600-1450 C.E.

Topics: Western Europe, Eastern Europe, Byzantine Empire Pages: 4 (1344 words) Published: January 29, 2013
600-1450 C.E.
27. Where and when did the Kush and Axum civilizations develop, and what were their major industries for trade? The Kush and Axum civilizations developed to the south of Egypt in the upper reaches of the Nile river. Kush developed at about the same time as ancient Egypt, and at one point around 750 B.C.E. actually conquered it. Less than a hundred years later, however, Kush retreated southward back to its capital at Meroe, where it became the center of ironworks and trade. After the Kush decline around 200 C.E., another empire, Axum, rose to greatness to the south. Although Axum never conquered any other civilization, it traded with them frequently, especially ivory and gold. In the fourth century, Axum converted to Christianity, and in the seventh century, many converted to Islam. These conversions illustrate that people of Axum were in constant contact with the empires of the Mediterranean world. And that contact has had a long-standing impact. Ethiopia’s large Christian community in the present times is a direct result of the Axum conversion. 28. Why were Islamic traders interested in trading with Western African Kingdoms? In Ghana (about 800-1000 c.e.) and Mali (about 1200- 1450 c.e.), there were tons and tons of gold. So the Islamic traders kept coming. The constant trade brought more than Islamic goods to Ghana and Mali; it brought Islam. For Ghana the result was devastating. The empire was subjected to Holy War led by an Islamic group intent on converting (or else killing) them. While Ghana was able to defeat the Islamic forces, the empire fell into a decline. By the time Mali came to power, the region had converted to Islam anyway, this time in a more peaceful transition. 29. When and where did the Aztecs live?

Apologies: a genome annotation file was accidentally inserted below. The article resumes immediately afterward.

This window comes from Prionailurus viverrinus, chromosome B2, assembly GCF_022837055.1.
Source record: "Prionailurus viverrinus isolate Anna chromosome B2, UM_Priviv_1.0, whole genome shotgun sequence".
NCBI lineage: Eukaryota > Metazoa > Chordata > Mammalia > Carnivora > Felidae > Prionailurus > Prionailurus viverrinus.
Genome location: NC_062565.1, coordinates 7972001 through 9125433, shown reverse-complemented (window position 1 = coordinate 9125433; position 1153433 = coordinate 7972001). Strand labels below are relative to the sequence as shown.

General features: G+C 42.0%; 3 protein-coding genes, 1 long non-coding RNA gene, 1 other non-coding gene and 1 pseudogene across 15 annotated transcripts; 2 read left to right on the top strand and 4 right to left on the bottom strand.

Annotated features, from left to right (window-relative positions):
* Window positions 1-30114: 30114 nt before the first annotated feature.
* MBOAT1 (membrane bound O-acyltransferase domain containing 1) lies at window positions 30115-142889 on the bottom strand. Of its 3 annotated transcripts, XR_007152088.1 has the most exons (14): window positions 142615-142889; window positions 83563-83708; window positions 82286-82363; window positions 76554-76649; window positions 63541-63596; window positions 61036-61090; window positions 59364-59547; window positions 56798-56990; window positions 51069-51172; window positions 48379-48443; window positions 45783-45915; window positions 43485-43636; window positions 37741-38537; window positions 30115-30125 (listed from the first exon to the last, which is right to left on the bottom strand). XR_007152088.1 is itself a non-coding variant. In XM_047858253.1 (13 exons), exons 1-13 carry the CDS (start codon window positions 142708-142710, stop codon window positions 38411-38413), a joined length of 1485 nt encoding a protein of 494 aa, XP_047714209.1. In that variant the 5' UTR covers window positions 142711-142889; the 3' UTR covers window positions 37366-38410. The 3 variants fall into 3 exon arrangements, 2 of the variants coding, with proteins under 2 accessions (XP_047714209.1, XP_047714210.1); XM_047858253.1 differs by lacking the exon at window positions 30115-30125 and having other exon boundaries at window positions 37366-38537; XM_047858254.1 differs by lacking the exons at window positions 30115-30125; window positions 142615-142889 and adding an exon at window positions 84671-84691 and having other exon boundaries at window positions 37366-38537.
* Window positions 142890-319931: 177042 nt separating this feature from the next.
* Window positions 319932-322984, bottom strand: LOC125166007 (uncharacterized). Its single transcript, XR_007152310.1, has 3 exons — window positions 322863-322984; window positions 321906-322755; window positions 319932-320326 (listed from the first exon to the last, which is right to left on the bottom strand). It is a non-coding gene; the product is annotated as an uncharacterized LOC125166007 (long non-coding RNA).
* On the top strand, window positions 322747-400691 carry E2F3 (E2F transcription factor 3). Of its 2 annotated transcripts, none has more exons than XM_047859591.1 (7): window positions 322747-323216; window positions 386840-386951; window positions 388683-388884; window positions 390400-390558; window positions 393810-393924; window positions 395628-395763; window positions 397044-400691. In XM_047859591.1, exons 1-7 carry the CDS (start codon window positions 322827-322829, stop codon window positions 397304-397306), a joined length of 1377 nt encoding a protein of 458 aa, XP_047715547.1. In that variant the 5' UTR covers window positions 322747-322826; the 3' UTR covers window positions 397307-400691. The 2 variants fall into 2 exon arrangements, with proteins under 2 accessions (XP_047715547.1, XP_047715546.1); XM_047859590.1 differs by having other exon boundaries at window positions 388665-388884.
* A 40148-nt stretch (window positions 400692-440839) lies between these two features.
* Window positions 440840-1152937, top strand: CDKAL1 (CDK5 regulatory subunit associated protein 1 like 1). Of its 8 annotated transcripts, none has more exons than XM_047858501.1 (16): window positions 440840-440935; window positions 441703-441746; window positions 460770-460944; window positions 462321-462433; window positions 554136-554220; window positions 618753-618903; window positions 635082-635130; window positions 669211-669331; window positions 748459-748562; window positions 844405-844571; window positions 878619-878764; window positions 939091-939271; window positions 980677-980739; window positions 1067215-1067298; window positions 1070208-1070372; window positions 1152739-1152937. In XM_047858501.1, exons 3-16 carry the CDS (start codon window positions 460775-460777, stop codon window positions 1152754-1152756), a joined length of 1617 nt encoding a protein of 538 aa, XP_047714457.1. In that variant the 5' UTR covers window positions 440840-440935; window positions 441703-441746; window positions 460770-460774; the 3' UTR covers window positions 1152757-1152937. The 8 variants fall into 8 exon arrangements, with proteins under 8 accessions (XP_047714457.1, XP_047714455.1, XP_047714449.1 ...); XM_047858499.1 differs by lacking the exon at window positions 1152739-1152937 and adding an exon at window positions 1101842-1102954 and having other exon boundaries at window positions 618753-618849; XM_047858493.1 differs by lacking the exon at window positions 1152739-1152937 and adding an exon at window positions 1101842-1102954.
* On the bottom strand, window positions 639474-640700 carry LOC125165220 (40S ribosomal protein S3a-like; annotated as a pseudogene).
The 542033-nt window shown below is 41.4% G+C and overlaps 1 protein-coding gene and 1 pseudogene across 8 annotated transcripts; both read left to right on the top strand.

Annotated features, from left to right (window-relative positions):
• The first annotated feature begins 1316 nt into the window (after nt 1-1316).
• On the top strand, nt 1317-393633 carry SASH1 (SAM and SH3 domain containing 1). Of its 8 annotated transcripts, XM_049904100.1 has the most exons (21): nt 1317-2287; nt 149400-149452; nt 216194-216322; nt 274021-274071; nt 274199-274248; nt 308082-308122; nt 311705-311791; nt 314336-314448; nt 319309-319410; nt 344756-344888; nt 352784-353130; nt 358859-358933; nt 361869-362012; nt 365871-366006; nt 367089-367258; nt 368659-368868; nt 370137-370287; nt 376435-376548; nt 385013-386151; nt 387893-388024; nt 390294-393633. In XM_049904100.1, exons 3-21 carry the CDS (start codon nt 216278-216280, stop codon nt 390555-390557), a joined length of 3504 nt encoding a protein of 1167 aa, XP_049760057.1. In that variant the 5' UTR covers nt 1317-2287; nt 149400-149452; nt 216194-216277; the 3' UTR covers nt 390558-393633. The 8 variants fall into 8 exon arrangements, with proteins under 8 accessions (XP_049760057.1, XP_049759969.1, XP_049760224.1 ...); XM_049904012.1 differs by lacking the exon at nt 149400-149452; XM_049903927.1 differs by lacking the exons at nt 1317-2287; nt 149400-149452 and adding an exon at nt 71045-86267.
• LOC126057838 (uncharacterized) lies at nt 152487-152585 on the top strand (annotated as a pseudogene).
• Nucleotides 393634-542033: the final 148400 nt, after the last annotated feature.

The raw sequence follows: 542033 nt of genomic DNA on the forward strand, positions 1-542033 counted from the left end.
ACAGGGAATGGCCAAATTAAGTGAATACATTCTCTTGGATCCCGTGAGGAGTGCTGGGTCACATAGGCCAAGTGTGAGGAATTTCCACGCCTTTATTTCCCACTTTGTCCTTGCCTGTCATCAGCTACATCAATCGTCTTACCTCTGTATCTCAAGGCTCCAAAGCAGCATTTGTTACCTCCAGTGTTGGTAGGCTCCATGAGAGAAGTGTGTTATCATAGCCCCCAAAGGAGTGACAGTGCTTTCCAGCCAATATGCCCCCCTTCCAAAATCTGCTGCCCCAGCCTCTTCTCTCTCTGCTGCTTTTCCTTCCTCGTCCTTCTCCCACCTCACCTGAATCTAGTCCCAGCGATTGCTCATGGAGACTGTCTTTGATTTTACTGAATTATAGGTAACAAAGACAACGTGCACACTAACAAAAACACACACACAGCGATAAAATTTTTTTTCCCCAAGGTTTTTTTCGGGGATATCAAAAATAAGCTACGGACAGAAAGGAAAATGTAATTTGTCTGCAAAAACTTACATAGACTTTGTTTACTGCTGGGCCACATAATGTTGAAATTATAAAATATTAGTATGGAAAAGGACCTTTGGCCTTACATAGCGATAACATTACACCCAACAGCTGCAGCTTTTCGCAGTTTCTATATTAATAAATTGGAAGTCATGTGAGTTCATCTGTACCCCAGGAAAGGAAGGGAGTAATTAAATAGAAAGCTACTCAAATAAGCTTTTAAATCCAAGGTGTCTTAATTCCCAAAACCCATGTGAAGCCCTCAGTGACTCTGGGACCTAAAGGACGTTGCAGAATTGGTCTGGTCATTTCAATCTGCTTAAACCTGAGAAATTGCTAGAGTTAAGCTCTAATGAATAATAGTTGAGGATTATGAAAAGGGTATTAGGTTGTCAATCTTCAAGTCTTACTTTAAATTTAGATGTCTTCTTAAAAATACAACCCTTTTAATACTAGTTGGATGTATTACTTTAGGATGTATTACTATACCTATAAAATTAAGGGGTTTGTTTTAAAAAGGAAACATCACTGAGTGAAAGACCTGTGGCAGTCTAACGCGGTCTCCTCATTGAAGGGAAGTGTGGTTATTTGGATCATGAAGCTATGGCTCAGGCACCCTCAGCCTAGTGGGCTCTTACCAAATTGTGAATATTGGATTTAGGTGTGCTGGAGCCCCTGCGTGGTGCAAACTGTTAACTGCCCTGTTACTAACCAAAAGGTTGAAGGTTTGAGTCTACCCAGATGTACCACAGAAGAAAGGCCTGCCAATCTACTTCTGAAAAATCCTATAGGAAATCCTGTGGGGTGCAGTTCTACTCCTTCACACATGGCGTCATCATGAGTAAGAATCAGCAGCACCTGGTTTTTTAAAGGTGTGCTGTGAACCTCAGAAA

The Aztecs, also known as the Mexica, arrived in central Mexico in the Mid-1200s and built their capital at Tenochtitlan. More than anything else, the Aztecs are known for the expansionist policy and professional army, which allowed...
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